There’s a little village not far from the Sepang Circuit that I’ve had the pleasure to frequent after long days of working at the track. The whole rescue team that I camped together with at the track would go out every night for a relaxing evening to socialize with fellow marshals and share a delicious meal. Needless to say I was the only foreigner there, but I felt extremely welcome and more importantly I was absolutely in love with the fish they served at this little Muslim Thai restaurant that basically specializes in a very unique dish I haven’t tried anywhere else in Malaysia or Thailand on my travels, and I always make it a point to sample as much food as possible whenever I am in Southeast Asia.

What is the fish called? I have no idea. It is grilled to make the skin crispy and then smothered in the most delicious sweet chili sauce, served with rice. I always get a cup of Ipoh coffee or two to go with it, which is white coffee I described with my Nasi Lemak dish above, or coffee served with condensed milk. My favorite!

PS. the name of the fish dish is: “ikan kembung masak pedas

#2 New Zealand: Meat Pies

foodie new zealand meat pie

When marshaling in New Zealand (and Australia) you must try the Meat Pies!

Much like fish and chips, which I also really really like, Meat Pies are a British import to the Pacific but one that has gotten a flavor of it’s own and I much prefer the Kiwi meat pies to anything I tried in the UK. The meat pies are typically stuffed with chicken, beef, pork, livers, veggies, and a variety of other combinations like black pepper steak or curry chicken. And I love them all. I really do!

The best part about meat pies you get them served at the track while marshaling so you don’t really have to go looking for them at a specific restaurant or bakery. Although while driving on the way to Hampton Downs or Pukekohe on the North Island I’ve always made it a point to stop at Pokeno to stock up on their delicious goodness.

The pies were also readily available to buy frozen and heat up at home by brands like Big Ben who also sponsored local racing. But nothing compares to freshly made kidney liver pies or chicken curry pies I’d get on the way to the track. I loved it, you’d love it too!

foodie new zealand kiwi meat pie big ben

#1 Singapore: Durian

foodie singapore durian

When marshaling in Singapore the #1 meal you should try is Durian!

The highlight of my life in Singapore and pretty much every subsequent visit since has been to sample some fresh Durian. I don’t know if people would ever understand the craving I have for such an infamous fruit. But I definitely crave it! And you can’t just have any durian you stumble upon the street. Hell they sell them in Chinatown in Manhattan or San Francisco. But apparently there’s nothing worse than bad durian. You have to have it in season. You have to ask for the Malaysian durian which is smaller than the big Thai durian and therefore more potent, tastier.

Other products with durian are a hit or miss. I’ve tried durian ice cream and absolutely hated it, but also tried durian moon cakes during Chinese New Year celebration and absolutely loved them. But there really isn’t a substitute for the real thing. And if you do end up going to the Singapore GP I would highly recommend spending one evening exploring Geylang with a local marshal who would surely be able to point you in the right direction to try the “King of Fruit!”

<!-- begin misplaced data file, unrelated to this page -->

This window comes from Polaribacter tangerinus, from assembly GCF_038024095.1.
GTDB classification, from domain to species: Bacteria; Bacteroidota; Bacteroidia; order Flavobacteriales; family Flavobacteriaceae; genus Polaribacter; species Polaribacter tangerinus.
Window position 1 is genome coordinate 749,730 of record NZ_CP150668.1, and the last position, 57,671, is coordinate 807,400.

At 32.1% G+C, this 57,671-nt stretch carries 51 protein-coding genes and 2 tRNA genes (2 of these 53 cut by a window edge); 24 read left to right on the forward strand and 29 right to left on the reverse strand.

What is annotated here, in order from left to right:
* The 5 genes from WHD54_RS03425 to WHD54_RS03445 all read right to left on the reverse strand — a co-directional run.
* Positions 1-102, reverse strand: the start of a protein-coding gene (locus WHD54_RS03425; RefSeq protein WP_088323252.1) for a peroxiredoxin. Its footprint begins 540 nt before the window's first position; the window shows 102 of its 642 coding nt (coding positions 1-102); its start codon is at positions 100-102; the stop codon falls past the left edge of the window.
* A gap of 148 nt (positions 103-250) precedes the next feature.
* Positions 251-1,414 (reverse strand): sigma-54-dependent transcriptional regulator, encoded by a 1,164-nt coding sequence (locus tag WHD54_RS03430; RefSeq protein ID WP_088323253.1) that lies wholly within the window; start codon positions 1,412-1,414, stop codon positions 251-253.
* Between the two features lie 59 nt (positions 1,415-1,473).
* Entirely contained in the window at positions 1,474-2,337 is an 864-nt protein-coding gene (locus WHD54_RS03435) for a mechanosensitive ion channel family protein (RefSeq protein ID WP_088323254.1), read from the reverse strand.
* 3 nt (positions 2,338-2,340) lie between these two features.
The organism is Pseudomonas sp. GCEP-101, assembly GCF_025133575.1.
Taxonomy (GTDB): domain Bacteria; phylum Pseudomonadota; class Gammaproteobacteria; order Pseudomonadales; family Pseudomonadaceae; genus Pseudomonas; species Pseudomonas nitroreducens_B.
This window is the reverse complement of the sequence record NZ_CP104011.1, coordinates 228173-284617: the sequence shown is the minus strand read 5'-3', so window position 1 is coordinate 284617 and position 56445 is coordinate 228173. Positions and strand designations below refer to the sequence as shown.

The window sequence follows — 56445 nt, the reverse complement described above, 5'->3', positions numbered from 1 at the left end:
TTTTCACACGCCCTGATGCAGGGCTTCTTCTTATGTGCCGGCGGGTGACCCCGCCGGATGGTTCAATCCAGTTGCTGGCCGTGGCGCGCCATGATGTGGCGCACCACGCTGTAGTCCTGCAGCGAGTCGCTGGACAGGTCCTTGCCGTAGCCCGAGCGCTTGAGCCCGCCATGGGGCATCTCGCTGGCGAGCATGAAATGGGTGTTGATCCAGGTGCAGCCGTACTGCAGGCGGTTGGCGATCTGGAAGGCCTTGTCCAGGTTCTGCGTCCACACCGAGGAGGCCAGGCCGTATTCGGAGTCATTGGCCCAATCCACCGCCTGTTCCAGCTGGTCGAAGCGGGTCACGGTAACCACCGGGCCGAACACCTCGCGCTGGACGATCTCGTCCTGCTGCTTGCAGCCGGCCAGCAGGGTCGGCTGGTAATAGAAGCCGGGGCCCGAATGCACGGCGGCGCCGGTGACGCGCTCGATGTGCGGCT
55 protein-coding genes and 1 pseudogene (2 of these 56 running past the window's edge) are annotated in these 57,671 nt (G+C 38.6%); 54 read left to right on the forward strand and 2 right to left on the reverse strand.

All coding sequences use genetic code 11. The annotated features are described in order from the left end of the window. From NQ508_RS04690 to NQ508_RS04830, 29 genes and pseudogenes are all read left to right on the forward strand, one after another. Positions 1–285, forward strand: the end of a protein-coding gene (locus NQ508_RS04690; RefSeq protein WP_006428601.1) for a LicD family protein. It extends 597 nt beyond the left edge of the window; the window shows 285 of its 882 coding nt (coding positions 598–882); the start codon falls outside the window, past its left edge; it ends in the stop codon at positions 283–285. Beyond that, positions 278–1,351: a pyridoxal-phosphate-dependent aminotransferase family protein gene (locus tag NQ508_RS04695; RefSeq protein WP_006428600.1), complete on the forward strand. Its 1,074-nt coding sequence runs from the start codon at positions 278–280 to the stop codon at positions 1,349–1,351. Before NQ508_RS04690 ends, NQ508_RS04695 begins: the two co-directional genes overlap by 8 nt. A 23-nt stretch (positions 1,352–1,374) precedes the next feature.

Of course your experience may be way different from mine. I’m happy to share my favorite American Top 10 Foodie Experiences… and I think the Malaysian and Singapore Top 10 Foodie Experiences will follow, so stay tuned!

Formula E recruiting marshals for London ePrix

For those of you in Europe or more specifically in the UK interested in participating in the very first Formula E race in London, you better hurry and sign up with Motorsport Vision Racing (MSVR). The three day two race round event will be held on June 27-28, 2015

london formula e street circuit

For information on Formula E London ePrix visit the official web site: http://www.fiaformulae.com/en/calendar/2015-london/london-circuit.aspx

For additional information about MSVR: http://www.msvracing.co.uk/london-eprix-marshals.aspx

Good luck!

Visit to Saint Lucia, British West Indies

It’s been a long time since I’ve taken a family vacation. So to start 2015 I took advantage of an excellent deal with American Airlines to fly to Saint Lucia in the British West Indies with a little stop over in Miami on the way. This was a fantastic trip like nothing else I had experienced until now mainly because of my one year old nephew being the highlight of the entire experience. For the $197/per person we definitely got our money’s worth because of the Blizzard of the century that we managed to escape early… the blizzard didn’t quite happen but we got an extra day in Miami to visit the Everglades and Zoo Miami as well as sample some of the finest Cuban cuisine South Florida has to offer.

new jersey snow

I am not a big fan of the snow, so beating the winter storm was a great adrenaline rush especially since we managed to do it before the airlines started cancelling flights on the day of our scheduled day of travel. Upon arrival in Saint Lucia the first surprise was my little Suzuki rental car.

saint lucia west indies

Not quite what I had in mind when I booked a small SUV but it turns out they had run out by the time we got there. For the next six days we realized why having an SUV is crucial on this island with it’s crazy offroading opportunities just to reach some of the more secluded beaches, but we had a great time doing it in our more fuel efficient Suzuki. The views around the island were absolutely stunning. Driving up the steep and twisty mountains was amazing and I can totally see the country hosting a rally or a hillclimb competition in the future. But with only two roads encircling the island it might pose a bit of an inconvenience for the locals and the tourists that are looking for a relaxing time.